Over the last decade or so, tile has totally taken off, beautifully replicating the hottest wood looks and even expanding into new textures to offer the most convincing look and feel.
High color variation is trending in both wood and stone looks among tile flooring. Homeowners love the natural, rustic look that higher color variation provides. In nature, stone and wood aren’t so uniform; there are all kinds of inconsistencies.
Wood looks typically feature color variation between tiles, whereas high variation in stone-look tile typically refers to the amount of color variation in each individual floor tile.
High Variation Vinyl Flooring
High color variation vinyl can feature variation between planks, in each plank or both. This gives you a look with lots of dimension and excitement that is, let’s be honest, less basic. And no one wants to be basic these days.
Now, with modern technology, you can achieve these more random, natural looks that were previously only available in specialty wood flooring with vinyl! Vinyl manufacturers now have the ability to develop shockingly realistic tiles and planks mimicking natural looks, such as wood and stone. With vinyl, you’ll see unique, decorative looks that are currently unavailable in any other style of flooring.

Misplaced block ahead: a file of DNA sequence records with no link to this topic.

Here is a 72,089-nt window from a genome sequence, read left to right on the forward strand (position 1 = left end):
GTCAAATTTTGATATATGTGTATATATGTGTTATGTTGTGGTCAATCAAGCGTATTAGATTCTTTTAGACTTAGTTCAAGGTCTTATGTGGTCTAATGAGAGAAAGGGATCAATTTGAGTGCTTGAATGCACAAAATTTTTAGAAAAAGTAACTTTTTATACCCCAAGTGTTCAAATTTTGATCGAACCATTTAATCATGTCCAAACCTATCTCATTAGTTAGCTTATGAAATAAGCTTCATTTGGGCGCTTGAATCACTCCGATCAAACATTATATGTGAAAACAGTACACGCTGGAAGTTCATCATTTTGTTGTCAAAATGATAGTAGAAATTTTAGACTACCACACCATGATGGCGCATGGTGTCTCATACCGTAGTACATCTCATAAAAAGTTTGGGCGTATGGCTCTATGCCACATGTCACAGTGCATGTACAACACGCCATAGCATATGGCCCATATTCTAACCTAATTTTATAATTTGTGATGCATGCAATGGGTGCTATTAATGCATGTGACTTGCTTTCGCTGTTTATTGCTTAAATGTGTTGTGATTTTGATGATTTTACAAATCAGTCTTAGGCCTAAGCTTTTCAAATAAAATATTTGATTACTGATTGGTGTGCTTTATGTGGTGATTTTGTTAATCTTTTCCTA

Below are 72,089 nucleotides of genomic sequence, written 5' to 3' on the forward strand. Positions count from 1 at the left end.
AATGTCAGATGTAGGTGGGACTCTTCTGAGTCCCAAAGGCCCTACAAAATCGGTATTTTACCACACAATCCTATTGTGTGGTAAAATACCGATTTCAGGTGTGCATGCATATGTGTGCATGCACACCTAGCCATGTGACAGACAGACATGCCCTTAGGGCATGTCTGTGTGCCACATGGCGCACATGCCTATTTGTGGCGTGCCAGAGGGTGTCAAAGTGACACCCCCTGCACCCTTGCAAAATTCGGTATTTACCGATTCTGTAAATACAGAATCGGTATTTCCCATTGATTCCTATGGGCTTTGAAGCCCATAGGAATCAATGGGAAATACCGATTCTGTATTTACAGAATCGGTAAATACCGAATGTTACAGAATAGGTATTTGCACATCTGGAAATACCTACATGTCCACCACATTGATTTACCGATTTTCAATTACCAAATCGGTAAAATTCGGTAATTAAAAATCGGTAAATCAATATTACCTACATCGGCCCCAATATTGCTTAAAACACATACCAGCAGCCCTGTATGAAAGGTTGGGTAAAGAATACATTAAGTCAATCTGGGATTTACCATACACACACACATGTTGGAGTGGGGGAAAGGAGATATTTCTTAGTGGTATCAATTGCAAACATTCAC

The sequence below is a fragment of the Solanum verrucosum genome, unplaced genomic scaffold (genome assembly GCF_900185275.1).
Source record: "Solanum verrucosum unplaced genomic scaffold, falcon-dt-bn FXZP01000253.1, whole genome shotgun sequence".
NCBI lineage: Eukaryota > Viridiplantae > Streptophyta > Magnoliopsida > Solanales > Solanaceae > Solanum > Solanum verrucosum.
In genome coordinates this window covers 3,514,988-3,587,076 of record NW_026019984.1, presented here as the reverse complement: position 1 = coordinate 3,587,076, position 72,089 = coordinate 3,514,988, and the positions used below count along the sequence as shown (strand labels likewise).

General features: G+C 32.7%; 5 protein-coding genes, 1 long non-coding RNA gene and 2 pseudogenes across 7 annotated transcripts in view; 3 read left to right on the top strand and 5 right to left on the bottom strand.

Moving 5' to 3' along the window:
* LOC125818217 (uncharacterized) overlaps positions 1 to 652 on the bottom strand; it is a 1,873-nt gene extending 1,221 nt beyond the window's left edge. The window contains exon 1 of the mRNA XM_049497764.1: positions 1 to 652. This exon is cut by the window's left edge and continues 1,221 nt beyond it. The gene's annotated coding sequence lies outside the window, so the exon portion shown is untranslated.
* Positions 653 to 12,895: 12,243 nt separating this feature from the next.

High Variation Laminate Flooring
Laminate flooring has maintained its status as the staple go-to wood flooring alternative for residential use. Tremendous advancements in flooring technology are allowing the best laminate flooring to resemble solid hardwood more closely than ever before. High variation laminate especially helps elevate the look and feel of your floors.
Laminate flooring offers homeowners an affordable way to achieve their dream wood look. This wood flooring alternative is going stronger than ever with exceptionally realistic looks mimicking the current flooring trends in solid hardwood.
Best High Variation Flooring Products
||USFloors Atlas Naturals
||Shaw Islander 3”x6” Wall Tile||Shaw Marlow 4”x8” Wall Tile|
|Flooring Type||Vinyl||Laminate||Laminate||Engineered Wood||Ceramic Tile||
Get Started with High Variation Flooring
If you want to make a statement with your home design, high variation flooring is a bold style choice that can improve the look and feel of your home.
When deciding on whether high variation flooring is for you, be sure to order several color samples and test them out side by side in your room. Remember that high variation flooring works best for larger spaces and high-traffic areas.
Prevent the common installation mishaps by communicating with your contractor or opening all of the boxes yourself if you’re going DIY. High variation flooring is fun to install when done the right way, but it can be a complete nightmare if you go box by box.
Ready to get started?